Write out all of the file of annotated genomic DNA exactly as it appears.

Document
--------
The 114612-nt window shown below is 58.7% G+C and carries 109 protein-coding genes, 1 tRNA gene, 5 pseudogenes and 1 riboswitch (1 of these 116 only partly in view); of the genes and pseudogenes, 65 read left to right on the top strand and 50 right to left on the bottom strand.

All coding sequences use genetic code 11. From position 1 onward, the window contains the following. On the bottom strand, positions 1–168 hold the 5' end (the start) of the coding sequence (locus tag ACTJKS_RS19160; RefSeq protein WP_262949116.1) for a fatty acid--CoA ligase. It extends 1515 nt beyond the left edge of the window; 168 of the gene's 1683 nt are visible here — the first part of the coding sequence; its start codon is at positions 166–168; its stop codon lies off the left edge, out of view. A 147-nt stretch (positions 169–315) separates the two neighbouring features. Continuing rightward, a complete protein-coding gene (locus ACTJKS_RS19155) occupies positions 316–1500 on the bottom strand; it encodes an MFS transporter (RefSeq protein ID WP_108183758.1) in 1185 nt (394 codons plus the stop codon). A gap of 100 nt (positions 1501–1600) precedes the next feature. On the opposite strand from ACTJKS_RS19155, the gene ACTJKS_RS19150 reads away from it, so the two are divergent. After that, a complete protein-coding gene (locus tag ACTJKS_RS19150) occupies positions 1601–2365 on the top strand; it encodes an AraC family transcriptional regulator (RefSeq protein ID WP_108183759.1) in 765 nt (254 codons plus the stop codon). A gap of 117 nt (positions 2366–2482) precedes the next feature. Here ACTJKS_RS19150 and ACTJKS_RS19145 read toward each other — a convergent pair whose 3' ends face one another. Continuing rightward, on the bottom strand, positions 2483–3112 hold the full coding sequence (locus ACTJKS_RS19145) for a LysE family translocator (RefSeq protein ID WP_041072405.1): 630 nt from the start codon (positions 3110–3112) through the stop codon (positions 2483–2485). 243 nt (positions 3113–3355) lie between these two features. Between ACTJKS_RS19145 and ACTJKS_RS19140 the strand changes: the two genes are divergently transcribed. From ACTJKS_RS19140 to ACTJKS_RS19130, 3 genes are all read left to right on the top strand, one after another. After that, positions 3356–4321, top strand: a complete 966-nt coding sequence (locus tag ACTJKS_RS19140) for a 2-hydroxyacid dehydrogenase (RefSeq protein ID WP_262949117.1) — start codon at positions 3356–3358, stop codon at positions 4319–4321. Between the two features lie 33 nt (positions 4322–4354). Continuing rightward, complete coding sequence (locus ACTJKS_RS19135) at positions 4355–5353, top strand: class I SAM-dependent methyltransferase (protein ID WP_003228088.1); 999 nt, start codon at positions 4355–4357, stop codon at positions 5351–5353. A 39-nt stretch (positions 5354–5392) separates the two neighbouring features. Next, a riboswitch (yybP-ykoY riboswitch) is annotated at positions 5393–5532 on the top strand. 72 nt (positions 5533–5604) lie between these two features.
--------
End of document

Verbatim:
The 114612-nt window shown below is 58.7% G+C and carries 109 protein-coding genes, 1 tRNA gene, 5 pseudogenes and 1 riboswitch (1 of these 116 only partly in view); of the genes and pseudogenes, 65 read left to right on the top strand and 50 right to left on the bottom strand.

All coding sequences use genetic code 11. From position 1 onward, the window contains the following. On the bottom strand, positions 1–168 hold the 5' end (the start) of the coding sequence (locus tag ACTJKS_RS19160; RefSeq protein WP_262949116.1) for a fatty acid--CoA ligase. It extends 1515 nt beyond the left edge of the window; 168 of the gene's 1683 nt are visible here — the first part of the coding sequence; its start codon is at positions 166–168; its stop codon lies off the left edge, out of view. A 147-nt stretch (positions 169–315) separates the two neighbouring features. Continuing rightward, a complete protein-coding gene (locus ACTJKS_RS19155) occupies positions 316–1500 on the bottom strand; it encodes an MFS transporter (RefSeq protein ID WP_108183758.1) in 1185 nt (394 codons plus the stop codon). A gap of 100 nt (positions 1501–1600) precedes the next feature. On the opposite strand from ACTJKS_RS19155, the gene ACTJKS_RS19150 reads away from it, so the two are divergent. After that, a complete protein-coding gene (locus tag ACTJKS_RS19150) occupies positions 1601–2365 on the top strand; it encodes an AraC family transcriptional regulator (RefSeq protein ID WP_108183759.1) in 765 nt (254 codons plus the stop codon). A gap of 117 nt (positions 2366–2482) precedes the next feature. Here ACTJKS_RS19150 and ACTJKS_RS19145 read toward each other — a convergent pair whose 3' ends face one another. Continuing rightward, on the bottom strand, positions 2483–3112 hold the full coding sequence (locus ACTJKS_RS19145) for a LysE family translocator (RefSeq protein ID WP_041072405.1): 630 nt from the start codon (positions 3110–3112) through the stop codon (positions 2483–2485). 243 nt (positions 3113–3355) lie between these two features. Between ACTJKS_RS19145 and ACTJKS_RS19140 the strand changes: the two genes are divergently transcribed. From ACTJKS_RS19140 to ACTJKS_RS19130, 3 genes are all read left to right on the top strand, one after another. After that, positions 3356–4321, top strand: a complete 966-nt coding sequence (locus tag ACTJKS_RS19140) for a 2-hydroxyacid dehydrogenase (RefSeq protein ID WP_262949117.1) — start codon at positions 3356–3358, stop codon at positions 4319–4321. Between the two features lie 33 nt (positions 4322–4354). Continuing rightward, complete coding sequence (locus ACTJKS_RS19135) at positions 4355–5353, top strand: class I SAM-dependent methyltransferase (protein ID WP_003228088.1); 999 nt, start codon at positions 4355–4357, stop codon at positions 5351–5353. A 39-nt stretch (positions 5354–5392) separates the two neighbouring features. Next, a riboswitch (yybP-ykoY riboswitch) is annotated at positions 5393–5532 on the top strand. 72 nt (positions 5533–5604) lie between these two features.